Do you remember when you were at school building curves by points? That’s exactly where this knowledge will be useful to you. The only thing is to be prepared for the fact that in the end the equations will be a little more complicated than at school.

To begin with, we will prepare the programs that will be used for this. By the way, we have specially chosen free and publicly available tools to solve the problem, so that you can later do the same yourself “without SMS and registration”:

- Open Office, namely its spreadsheets and the Solver in the Service tab;
- A “nonlinear solver” that needs to be installed as a separate free plugin.

We will also use the approximation mechanism, that is, the approximation of the actual values by mathematical formulas. When making an approximation, it is important, firstly, to choose the right function (which would bend in the right places) and, secondly, to choose its coefficients correctly so that the difference between the model and the fact is minimal.

So, which of the functions can be approximated by retention?

Hyperbole comes to mind (for those who completed a school math course), and this is a true association.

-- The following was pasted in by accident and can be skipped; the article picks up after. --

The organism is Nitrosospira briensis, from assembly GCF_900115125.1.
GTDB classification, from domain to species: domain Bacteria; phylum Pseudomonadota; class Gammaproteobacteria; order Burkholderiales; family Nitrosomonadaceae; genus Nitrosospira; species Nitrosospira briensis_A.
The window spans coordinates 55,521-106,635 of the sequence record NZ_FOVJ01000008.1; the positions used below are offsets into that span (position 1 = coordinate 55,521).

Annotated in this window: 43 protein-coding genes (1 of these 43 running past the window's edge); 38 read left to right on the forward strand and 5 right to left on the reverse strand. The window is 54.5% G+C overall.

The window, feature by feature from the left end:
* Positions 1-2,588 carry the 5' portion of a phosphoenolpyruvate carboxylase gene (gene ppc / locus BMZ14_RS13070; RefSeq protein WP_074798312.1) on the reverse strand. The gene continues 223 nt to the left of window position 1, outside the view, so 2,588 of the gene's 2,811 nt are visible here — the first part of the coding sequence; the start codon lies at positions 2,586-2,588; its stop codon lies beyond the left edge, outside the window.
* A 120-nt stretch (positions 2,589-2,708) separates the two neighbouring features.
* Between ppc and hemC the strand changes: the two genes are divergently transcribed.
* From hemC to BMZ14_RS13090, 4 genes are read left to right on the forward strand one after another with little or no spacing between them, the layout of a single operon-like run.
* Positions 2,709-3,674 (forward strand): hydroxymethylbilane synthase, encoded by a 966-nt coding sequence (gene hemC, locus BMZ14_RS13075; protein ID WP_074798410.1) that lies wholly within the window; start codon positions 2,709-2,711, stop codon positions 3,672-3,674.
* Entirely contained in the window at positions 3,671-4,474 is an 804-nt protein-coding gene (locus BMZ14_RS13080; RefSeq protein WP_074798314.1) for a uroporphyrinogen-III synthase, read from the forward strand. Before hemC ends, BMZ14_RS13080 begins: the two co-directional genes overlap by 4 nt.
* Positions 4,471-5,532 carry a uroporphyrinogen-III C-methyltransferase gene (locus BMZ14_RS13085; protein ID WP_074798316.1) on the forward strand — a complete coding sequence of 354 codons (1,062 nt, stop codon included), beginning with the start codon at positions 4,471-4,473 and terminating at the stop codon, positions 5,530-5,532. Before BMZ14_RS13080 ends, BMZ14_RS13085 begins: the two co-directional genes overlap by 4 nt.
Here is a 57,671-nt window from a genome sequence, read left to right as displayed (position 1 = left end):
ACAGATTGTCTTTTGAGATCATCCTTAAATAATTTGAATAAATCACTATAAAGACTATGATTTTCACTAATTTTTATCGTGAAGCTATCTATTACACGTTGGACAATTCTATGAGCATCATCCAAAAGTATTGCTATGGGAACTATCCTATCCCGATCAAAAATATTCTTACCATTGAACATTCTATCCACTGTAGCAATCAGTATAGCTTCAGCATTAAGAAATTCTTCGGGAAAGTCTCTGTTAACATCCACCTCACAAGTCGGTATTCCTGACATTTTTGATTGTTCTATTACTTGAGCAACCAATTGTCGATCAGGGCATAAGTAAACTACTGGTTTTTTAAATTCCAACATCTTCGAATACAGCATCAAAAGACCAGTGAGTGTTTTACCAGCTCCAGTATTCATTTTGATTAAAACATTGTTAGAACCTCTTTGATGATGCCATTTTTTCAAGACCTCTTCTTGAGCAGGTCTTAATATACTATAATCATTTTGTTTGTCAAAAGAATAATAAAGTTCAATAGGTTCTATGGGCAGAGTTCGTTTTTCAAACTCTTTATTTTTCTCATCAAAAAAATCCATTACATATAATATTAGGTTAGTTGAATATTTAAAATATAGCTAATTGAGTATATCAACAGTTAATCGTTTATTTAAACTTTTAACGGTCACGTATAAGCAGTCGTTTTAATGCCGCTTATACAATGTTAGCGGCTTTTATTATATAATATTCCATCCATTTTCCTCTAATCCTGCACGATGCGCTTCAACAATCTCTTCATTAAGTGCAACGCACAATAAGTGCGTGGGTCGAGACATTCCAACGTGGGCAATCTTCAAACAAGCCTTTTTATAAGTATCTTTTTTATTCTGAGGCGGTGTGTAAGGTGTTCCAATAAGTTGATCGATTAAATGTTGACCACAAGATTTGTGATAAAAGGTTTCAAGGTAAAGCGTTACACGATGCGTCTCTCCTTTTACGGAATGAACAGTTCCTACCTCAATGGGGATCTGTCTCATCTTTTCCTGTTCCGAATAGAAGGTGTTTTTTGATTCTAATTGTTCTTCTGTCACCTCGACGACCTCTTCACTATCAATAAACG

Consider several hyperbolic equations (X in the equation means the number of the period: day, week, or month). Let’s start with a simple hyperbola equation A/X, then we will complicate it by adding various coefficients:

The unknowns A, B, C, D are the coefficients that we have to find.

But our task is not only that. Having found the values of the coefficients in each of the formulas, we will then have to choose the most optimal of these equations.

That is, the result of each of the equations is a separate curve. We will compare this curve with the actual values (which, I must say, do not always fit perfectly into the model) and choose the one of the curves that best repeats the fact.

The criterion will be the minimum of the sum of the squares of deviations (which means that we used the least squares method) between the actual and model values (the least squares method is already beyond the school curriculum, we are talking about the evaluation theory section in mathematical statistics – this is already taught in higher educational institutions, – approx. editorial offices).

In Excel, this is done using SUMXMY2, and in Open Office we have not detected this function, but this is not a problem: we calculate deviations in a separate column (just as the difference between model and actual values), square them, then sum up the squares of deviations.

Solver will be useful for optimization. Moreover, taking into account both the squares of deviations and the hyperbolic form of the function, it is the nonlinear one that is needed.